The exploding cost of living’s putting serious pressure on households and businesses across the country and, while there’s no sugar coating to mask the bitter taste of that pill, research and development is still the surest, clearest way forward. With government figures showing almost 600,000 UK businesses were already undergoing “significant financial distress” by the 4th quarter of 2021, it’s going to take big ideas and bold moves to guide us through the challenges ahead. Along the way, we’ll be dealing with supply chain disruption, faltering consumer confidence and the highest inflation rates we’ve seen in 40 years. The cost of keeping both the literal and figurative lights on are skyrocketing as energy prices continue to spike sharply, while real-terms wages lie stagnant against a backdrop of rising bills for transportation, food and many other day-to-day essentials.
In the face of these challenges, UK firms are making tough choices, revising their expectations and limiting their ambitions. For some, that means putting up their own prices or pulling previously outsourced work back in-house. Others are looking into alternatives to their established business models, such as transitioning into subscription-based services. A great many are putting a hold on their overall plans for growth to ensure enough cash keeps flowing through their businesses to keep the pilot lights burning.
It’s not a pretty picture—but it’s not the whole picture, either. While it’s absolutely critical to acknowledge the sheer scale and scope of the challenges both companies and their customers are tackling, leaning into the core spirit of innovation that powers so much of UK business has a great deal to offer in terms of tactical planning and practical solutions. The government’s innovation-friendly approach to regulation is being described as a serious stepping stone on the road to establishing the UK as a major global force in science and technology, but virtually any business can benefit from solving problems and expanding horizons. Schemes like the government’s £12 million “regulators and pioneers fund” are already pumping critical cash into ambitious projects ranging from advances in delivery drone technology to “deep learning” algorithms for use in the healthcare sector. Meanwhile, businesses are finding new and innovative ways to cut costs and increase efficiency. The move toward remote working has been a great example of this, given that typical annual UK office costs run close to £7,500 per worker.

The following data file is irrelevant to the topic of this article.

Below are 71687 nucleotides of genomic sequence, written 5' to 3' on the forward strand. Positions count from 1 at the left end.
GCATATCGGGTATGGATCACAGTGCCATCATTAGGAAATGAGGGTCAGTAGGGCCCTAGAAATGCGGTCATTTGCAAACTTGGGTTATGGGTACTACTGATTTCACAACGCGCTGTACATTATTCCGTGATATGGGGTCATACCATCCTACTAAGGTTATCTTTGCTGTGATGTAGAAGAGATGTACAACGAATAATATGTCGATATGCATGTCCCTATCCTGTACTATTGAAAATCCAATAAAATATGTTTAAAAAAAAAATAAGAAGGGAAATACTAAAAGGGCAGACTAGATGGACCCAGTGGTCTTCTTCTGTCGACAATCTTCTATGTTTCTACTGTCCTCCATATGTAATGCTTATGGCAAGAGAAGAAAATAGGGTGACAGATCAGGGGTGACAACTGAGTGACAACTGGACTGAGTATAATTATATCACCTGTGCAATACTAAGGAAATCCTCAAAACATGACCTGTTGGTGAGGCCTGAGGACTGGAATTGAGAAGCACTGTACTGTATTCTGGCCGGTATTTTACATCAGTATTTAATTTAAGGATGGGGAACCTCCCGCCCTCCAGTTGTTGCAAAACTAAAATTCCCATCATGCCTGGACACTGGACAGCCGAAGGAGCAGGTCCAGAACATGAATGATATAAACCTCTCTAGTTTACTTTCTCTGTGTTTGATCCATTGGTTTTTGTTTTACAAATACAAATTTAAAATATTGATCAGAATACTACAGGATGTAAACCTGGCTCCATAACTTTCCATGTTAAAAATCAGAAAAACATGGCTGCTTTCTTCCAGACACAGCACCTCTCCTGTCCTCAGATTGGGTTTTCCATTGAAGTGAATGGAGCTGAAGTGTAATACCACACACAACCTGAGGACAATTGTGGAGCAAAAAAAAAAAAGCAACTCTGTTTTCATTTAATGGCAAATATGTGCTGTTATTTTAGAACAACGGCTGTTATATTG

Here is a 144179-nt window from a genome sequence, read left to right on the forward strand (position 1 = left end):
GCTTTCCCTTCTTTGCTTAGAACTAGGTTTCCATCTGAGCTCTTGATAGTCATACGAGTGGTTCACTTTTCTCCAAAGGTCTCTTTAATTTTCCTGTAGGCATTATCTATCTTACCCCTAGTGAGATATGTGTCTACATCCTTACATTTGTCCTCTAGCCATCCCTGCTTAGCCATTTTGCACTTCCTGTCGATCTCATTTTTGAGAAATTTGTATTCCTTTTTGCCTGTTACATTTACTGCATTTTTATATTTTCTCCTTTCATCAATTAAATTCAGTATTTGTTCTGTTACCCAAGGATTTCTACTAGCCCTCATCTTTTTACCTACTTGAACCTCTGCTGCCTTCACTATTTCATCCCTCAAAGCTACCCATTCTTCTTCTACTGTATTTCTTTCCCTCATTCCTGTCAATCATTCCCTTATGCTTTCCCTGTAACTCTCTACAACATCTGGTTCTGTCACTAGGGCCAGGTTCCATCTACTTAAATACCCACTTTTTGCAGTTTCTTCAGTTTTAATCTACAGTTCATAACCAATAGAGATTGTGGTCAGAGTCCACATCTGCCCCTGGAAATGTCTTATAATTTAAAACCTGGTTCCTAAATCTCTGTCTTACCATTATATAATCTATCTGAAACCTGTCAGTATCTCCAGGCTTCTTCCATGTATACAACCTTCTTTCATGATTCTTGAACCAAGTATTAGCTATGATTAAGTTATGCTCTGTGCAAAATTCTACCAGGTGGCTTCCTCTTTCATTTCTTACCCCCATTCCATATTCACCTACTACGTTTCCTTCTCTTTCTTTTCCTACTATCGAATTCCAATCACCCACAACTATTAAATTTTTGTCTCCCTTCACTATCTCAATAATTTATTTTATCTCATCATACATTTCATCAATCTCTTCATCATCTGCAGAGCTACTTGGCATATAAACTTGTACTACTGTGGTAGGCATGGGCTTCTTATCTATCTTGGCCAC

As the cost of living crisis pours pressure on individuals, their demands and expectations shift as well. We’re seeing this quite clearly in the fintech sector, for instance, where more and more customers are looking for innovative credit options and increasingly comprehensive banking and budgeting apps. Answering those types of need, naturally, requires investment in research and development—and the risks that come with it.
When you’re innovating toward success—or even simple survival—knowing the battlefield is essential. The intense focus being placed on the cost-of-living crisis does at least show we’re taking the situation seriously, but it also means that we know in great detail what we’re up against. Unlike the essentially unprecedented challenge of the COVID-19 pandemic, times of economic hardship are a familiar enemy. That in itself offers an edge to innovators in terms of planning and risk management. With innovation and R&D investment becoming core survival strategies rather than optional competitive advantages, maximising the benefits of R&D tax relief is more important than ever to businesses of all types and sizes. Efforts ranging from reducing costs and waste to working toward a Net Zero UK by 2050 all require innovation and investment. Understanding which of the costs you’re paying and risks you’re taking qualify for R&D Tax Credits is the key to making those projects and processes truly successful. Not every experiment may pay off as hoped. In fact, that’s an accepted, essential part of the innovation process. However, failed projects can still qualify for tax relief, since they can still offer vital contributions toward the pushing back of our collective boundaries.
If you're in the business of solving problems and breaking through barriers, you could be due invaluable R&D Tax Relief.
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